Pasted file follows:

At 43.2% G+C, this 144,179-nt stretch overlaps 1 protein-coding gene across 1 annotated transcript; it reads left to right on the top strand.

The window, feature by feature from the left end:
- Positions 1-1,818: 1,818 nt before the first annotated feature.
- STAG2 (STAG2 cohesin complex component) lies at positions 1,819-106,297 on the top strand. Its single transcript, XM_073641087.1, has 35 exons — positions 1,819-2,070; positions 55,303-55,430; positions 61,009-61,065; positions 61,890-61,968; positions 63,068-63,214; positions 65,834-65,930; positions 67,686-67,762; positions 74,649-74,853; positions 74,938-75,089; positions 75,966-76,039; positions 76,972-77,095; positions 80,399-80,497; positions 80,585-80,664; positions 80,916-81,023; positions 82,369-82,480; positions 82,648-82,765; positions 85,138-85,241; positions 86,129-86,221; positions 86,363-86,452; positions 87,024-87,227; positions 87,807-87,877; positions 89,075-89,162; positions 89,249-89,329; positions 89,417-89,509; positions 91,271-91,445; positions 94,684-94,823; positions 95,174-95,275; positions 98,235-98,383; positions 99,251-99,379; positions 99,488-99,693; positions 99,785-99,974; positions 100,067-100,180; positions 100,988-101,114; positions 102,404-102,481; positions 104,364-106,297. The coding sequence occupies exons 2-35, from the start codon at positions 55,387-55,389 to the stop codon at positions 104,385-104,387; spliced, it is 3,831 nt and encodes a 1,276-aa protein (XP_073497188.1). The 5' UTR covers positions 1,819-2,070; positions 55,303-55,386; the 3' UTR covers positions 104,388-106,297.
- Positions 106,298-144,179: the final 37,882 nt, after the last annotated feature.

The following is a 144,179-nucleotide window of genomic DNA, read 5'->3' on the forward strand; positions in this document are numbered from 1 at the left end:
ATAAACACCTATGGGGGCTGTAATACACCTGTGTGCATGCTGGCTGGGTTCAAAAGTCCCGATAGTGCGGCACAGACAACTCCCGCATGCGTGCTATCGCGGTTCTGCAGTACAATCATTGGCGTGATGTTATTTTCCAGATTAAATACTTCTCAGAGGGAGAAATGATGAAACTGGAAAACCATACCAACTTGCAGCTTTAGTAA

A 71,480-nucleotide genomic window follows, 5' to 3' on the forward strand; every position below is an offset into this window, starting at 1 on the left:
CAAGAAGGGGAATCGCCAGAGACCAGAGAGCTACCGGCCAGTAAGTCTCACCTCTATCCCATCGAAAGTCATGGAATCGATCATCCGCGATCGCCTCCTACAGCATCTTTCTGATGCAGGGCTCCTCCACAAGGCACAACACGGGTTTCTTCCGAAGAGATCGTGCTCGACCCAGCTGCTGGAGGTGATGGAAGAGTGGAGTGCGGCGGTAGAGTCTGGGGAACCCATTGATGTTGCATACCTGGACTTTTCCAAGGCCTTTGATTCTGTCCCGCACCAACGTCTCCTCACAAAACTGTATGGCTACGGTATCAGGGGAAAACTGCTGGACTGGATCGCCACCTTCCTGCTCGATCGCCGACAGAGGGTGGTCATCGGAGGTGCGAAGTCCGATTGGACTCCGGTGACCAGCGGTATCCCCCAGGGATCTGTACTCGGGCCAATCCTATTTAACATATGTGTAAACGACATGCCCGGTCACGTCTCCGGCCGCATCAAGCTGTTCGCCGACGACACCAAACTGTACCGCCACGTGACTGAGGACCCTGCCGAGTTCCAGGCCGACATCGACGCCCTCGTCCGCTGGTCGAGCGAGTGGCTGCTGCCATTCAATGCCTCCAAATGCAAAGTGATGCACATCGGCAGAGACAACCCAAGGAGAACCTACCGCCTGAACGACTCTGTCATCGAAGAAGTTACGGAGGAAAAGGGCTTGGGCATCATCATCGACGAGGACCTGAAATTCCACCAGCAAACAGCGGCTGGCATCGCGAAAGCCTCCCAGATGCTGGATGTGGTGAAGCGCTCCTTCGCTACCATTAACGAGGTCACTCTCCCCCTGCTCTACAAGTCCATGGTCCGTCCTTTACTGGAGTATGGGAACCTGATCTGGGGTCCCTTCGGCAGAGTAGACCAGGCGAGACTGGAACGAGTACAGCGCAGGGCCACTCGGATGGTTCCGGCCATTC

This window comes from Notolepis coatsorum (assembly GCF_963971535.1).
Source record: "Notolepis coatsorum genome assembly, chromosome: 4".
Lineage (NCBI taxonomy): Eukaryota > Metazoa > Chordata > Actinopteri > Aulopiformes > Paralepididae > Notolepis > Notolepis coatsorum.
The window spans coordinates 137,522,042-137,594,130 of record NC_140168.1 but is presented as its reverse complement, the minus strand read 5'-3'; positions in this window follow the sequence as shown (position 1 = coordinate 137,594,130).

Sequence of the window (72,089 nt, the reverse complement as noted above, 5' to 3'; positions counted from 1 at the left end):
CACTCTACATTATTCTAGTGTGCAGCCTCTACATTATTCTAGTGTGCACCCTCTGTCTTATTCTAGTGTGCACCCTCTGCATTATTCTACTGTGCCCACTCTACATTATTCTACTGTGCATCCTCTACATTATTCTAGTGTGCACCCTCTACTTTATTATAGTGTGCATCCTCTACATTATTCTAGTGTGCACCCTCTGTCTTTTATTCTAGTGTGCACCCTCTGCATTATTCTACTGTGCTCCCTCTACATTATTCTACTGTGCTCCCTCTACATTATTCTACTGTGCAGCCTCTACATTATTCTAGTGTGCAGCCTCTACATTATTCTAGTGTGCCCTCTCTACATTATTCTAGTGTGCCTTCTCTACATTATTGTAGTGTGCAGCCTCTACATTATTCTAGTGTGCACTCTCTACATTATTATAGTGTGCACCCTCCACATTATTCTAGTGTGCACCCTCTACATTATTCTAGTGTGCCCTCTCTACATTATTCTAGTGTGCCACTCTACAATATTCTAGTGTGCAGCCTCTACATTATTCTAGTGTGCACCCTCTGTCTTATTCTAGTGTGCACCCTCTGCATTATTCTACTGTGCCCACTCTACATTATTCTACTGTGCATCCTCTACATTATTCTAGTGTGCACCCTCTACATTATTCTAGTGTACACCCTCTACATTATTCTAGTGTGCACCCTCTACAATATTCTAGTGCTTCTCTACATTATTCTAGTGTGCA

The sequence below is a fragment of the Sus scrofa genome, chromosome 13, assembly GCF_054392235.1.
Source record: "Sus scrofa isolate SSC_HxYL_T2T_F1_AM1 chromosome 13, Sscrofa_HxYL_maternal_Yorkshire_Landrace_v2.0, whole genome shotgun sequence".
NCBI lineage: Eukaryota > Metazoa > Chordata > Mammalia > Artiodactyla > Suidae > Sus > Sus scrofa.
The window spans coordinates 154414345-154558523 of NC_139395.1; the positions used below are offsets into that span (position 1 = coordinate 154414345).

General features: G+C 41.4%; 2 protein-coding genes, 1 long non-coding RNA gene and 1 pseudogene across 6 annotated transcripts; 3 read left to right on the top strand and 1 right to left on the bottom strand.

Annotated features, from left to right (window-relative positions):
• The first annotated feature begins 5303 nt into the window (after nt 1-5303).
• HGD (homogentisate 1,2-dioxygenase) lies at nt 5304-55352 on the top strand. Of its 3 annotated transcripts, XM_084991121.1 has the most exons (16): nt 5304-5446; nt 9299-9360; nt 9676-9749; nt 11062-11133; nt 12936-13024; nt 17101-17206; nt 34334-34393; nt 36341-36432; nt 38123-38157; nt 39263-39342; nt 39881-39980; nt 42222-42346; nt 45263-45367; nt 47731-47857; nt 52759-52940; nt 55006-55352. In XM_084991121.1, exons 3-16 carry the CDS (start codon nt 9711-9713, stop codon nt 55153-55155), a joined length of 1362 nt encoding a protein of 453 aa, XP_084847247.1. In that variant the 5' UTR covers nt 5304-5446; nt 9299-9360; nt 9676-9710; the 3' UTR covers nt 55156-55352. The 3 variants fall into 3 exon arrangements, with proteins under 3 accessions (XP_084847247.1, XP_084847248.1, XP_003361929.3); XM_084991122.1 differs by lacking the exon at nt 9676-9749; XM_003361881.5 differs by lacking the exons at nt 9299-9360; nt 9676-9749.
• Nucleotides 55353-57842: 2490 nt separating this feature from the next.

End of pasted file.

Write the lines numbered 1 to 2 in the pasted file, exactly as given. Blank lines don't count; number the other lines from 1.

At 43.2% G+C, this 144,179-nt stretch overlaps 1 protein-coding gene across 1 annotated transcript; it reads left to right on the top strand.

The window, feature by feature from the left end: